Do you think personalization and customer-centricity are going to become increasingly more relevant in the coming year? How so?
Customers have been asking for convenience, value, and novelty in the way brands interact with them. A lot of us are working from home right now, with little time on our hands, and brands are trying to be more aggressive in their outreach. In a way, customers are spoilt for choice and do not respond to outreach unless it is relevant and useful in their context.
The key to delivering these promises is personalization and customer-centricity in every aspect of the engagement, so they are going to become more relevant and even more front and center than they are there today. Customers are looking to share more information in return for personalized journeys and offers, and retailers/ brands have been happy to oblige. In a sense, it is kind of a self-feeding mechanism; customers share more data in return for personalization which helps deliver even more personalized experiences. Post pandemic, the competition will increase significantly for acquiring and retaining customers, and these will be key levers to winning in the market.
The only caution here is that customers are not willing to pay for personalized experiences, so brands need to be cautious in making promises that will result in operational complexity and increase cost in the supply chain.
Social media pages have become crucial for companies in most industries, especially in eCommerce. What’s the most common mistake you see in a company’s social media strategy?
There are two mistakes that I see commonly, almost every day. Both can be very discouraging and have the potential to drive away customers.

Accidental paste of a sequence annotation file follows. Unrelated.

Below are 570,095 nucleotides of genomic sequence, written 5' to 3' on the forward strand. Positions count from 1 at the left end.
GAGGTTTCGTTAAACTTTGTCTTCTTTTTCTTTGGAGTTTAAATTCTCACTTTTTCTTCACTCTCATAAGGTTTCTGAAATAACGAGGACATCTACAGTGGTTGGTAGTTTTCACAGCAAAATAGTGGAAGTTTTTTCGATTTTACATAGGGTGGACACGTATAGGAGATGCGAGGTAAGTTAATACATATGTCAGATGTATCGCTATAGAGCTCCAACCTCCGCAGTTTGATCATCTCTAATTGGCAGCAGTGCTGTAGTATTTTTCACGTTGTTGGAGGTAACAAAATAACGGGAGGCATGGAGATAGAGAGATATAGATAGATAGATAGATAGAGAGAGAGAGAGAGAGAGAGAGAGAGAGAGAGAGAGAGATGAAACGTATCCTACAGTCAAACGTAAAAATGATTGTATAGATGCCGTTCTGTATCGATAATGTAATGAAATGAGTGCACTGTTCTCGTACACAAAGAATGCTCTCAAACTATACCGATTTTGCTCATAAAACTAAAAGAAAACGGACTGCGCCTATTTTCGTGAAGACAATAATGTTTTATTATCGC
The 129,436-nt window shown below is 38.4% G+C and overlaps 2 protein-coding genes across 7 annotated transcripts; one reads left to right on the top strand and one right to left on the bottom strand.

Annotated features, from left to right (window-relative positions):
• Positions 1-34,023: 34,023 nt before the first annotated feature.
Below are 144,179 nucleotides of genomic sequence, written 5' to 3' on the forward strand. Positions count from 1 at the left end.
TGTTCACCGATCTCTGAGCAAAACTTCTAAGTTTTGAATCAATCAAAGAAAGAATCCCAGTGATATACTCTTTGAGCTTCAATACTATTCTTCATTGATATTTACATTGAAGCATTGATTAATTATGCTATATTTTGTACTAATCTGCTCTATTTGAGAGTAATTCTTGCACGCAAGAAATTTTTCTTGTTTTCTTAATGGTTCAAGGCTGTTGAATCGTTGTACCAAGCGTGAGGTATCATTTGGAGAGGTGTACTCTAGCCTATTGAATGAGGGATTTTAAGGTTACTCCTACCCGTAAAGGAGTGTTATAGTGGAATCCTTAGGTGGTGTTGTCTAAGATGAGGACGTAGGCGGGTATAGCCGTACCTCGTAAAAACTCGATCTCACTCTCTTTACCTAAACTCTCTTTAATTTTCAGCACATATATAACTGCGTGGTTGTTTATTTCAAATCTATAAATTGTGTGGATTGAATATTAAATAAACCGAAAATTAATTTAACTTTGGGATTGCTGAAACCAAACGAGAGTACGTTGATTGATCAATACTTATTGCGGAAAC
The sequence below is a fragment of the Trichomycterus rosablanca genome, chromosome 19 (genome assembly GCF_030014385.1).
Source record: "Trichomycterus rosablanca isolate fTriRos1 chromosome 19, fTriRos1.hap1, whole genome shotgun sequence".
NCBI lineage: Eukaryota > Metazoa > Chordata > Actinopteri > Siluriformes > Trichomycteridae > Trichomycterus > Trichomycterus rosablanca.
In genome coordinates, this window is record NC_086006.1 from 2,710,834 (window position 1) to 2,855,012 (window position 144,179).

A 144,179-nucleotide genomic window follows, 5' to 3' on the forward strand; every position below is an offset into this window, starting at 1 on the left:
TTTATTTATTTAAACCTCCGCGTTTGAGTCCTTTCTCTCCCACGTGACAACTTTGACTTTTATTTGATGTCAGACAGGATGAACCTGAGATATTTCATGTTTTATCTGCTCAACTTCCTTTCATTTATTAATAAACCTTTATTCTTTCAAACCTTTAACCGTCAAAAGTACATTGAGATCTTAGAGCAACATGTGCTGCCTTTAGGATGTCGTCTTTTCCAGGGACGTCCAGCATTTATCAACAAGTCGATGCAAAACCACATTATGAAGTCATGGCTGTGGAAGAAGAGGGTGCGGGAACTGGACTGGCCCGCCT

- One is not engaging with your customers when they speak to you. If you are on a social media platform, you have a duty to respond to your customer’s genuine complaints and grievances and stand up strongly for what the brand stands for; you cannot be waiting for the storm to pass.
- The other is too much promotion. As customers, we do get the message when you send it, but we may choose to ignore it or file it away for future use. I see this response come through in multiple brand surveys as well, with customers being wary of signing up as they think that they will be inundated with offers. However, customers do need engagement. So, keep up your value-added services, a friendly blog, a community update, how-to guides, etc., in between those promotions.
What’s the most insightful book you read in 2020?
Restoring the Soul of Business: Staying Human in the Age of Data by Rishad Tobaccowala. I like the way the book balances the need for human and AI to co-exist and work together. In the authors’ words, it is all about “spreadsheets and story.”
It looks like working from home is going to stay with us for the foreseeable future. How should Executives gear up to the changing times?
Good question. I think we are all beginning to realize that the key to success is the same as in the off-line world – communicate, empower and empathize. Just that it is difficult to do that when working from home, the human touch is difficult in the work from home scenario, where all connections are virtual or over the phone. So, we need to try harder at these things than ever before. Reconnect with people as we would do in the office, set up coffee meetings, or a project that can be jointly executed by the team. Find time for friends and family and meet up with the team when it is feasible and safe, even outside work. Trust and display of trust during these times are critical to driving high-performance teams.
Last but not least, what is your favorite CX metric?
NPS and CSAT are still my favorite CX metrics. We live in the “Age of the Customer,” and it is necessary to know the pulse of the customer while keeping it simple. These are two metrics that never seem to lose relevance, no matter how much we try to come up with new ones.